This month, NOW! Publisher Alistair Speirs looks into the state of Bali today and how it compares to what is said online. Is it all true?

A quick search of the internet’s 350 million Bali-related sites reveals that there are sharply contrasting views. From sun-drenched beaches to Bali’s rubbish problems, the range of opinions and views is big…

The first is from Trip Advisor whose job is to promote the island and get more people to go there and book hotels through them. Trip Advisor Introduction to Bali December 2016:

“Bali is a living postcard, an Indonesian paradise that feels like a fantasy. Soak up the sun on a stretch of fine white sand, or commune with the tropical creatures as you dive along coral ridges or the colorful wreck of a WWII war ship. On shore, the lush jungle shelters stone temples and mischievous monkeys. The “artistic capital” of Ubud is the perfect place to see a cultural dance performance, take a batik or silver-smithing workshop, or invigorate your mind and body in a yoga class.”


The second is from a respectable newspaper whose job it is to advise people on the reality of the destination. The Globe and Mail Dispatch July 2015:

“In contrast to Bali’s image as a sun-drenched tropical paradise, the ugly truth is that the island is awash in garbage. Our first sign that something was amiss was a visit to Kuta Beach, ground zero for most tourists. Instead of scenes from a postcard, we found ourselves standing on what appeared to be a sandy landfill. So littered was the beach with plastic bottles, bags and broken fishing nets that in some spots it was impossible to walk without stepping on garbage…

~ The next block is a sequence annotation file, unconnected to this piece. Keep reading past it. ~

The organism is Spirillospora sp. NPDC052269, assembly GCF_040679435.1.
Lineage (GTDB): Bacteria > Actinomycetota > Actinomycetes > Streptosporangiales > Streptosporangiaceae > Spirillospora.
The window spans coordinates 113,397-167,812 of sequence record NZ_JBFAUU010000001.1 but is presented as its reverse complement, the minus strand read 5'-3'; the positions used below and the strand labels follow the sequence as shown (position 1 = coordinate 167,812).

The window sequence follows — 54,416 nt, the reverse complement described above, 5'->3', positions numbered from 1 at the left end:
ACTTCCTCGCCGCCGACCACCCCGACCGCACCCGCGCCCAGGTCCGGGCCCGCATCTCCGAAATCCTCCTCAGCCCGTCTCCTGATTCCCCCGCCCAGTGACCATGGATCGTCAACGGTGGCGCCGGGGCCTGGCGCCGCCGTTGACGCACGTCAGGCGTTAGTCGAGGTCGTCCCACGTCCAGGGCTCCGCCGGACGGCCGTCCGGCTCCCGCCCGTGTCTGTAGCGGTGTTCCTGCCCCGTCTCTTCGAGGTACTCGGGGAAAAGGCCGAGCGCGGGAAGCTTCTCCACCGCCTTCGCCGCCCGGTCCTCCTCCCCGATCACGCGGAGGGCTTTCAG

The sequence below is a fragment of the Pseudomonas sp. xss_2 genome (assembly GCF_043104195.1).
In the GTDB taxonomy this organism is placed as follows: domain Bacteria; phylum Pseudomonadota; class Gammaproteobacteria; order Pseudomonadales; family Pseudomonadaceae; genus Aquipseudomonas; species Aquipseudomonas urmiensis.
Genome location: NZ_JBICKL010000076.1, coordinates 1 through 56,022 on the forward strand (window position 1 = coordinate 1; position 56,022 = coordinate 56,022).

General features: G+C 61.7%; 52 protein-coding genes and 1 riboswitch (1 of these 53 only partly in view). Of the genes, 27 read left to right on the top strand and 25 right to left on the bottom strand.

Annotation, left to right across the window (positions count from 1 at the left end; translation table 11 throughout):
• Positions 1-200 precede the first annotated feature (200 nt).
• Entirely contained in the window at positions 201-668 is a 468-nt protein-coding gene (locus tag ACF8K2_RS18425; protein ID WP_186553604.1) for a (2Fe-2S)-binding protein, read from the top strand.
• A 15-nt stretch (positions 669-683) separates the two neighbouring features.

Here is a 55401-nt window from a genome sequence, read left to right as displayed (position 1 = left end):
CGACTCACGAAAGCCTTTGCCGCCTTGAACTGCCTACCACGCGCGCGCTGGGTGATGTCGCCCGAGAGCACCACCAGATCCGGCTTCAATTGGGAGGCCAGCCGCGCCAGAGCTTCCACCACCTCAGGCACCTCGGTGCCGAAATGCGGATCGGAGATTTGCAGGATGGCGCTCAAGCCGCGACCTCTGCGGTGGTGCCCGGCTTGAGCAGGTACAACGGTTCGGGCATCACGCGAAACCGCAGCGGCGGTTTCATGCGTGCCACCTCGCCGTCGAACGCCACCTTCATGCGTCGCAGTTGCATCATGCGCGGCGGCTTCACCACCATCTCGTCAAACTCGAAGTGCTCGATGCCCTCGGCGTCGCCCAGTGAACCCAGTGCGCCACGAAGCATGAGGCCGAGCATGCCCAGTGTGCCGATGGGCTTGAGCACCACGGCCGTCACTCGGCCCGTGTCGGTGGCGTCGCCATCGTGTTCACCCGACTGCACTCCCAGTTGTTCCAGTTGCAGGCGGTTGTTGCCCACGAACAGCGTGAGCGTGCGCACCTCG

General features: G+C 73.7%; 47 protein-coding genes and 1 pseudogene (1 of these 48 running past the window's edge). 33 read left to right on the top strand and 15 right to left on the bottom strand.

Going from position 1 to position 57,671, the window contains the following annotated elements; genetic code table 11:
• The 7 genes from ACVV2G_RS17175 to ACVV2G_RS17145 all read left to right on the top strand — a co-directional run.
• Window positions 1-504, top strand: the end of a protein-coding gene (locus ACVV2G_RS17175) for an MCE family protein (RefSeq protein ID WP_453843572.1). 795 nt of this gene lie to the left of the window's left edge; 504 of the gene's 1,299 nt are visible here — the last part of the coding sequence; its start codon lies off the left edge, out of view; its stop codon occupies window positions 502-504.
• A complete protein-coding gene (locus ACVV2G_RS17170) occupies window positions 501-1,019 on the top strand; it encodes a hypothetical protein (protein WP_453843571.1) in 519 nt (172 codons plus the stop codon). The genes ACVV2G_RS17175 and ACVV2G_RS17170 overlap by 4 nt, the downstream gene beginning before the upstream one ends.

Suwung Landfill Bali
The infamous Suwung Landfill, the dumping ground of Bali’s Rubbish Problems

Spend a few days on Bali and it becomes painfully clear that the Balinese have no one to blame but themselves. Illegal dumping is the norm. I saw motorcyclists pitch full trash bags off bridges, and an entire family throw every piece of plastic they brought to the beach into the water. Garbage pickup is irregular and inefficient, making it difficult for even green-minded citizens to make sure their trash ends up in the right place. A Bali-based NGO estimates that 5,000 tons of trash is dumped daily on the island, most of which is washed into waterways by the daily rains and carried into the sea. The waves promptly deliver the material onto the beach, and the miserable cycle begins anew.”

What is the truth ? Somewhere in between for sure since there is still some of the tropical paradise left, as we have explored in these pages, but the garbage is slowly taking over as consumerism outpaces infrastructure . Enjoy it while you can and dispose of your garbage with care or it will come back to wrap around your ankles as you paddle in the sea.

Alistair G. Speirs

Alistair G. Speirs

Alistair G Speirs, OBE, is the Publisher of NOW! Magazines. He has been in the publishing, advertising and PR business for the last 25 years. He started both NOW! Bali and NOW! Jakarta as each region's preferred community magazine.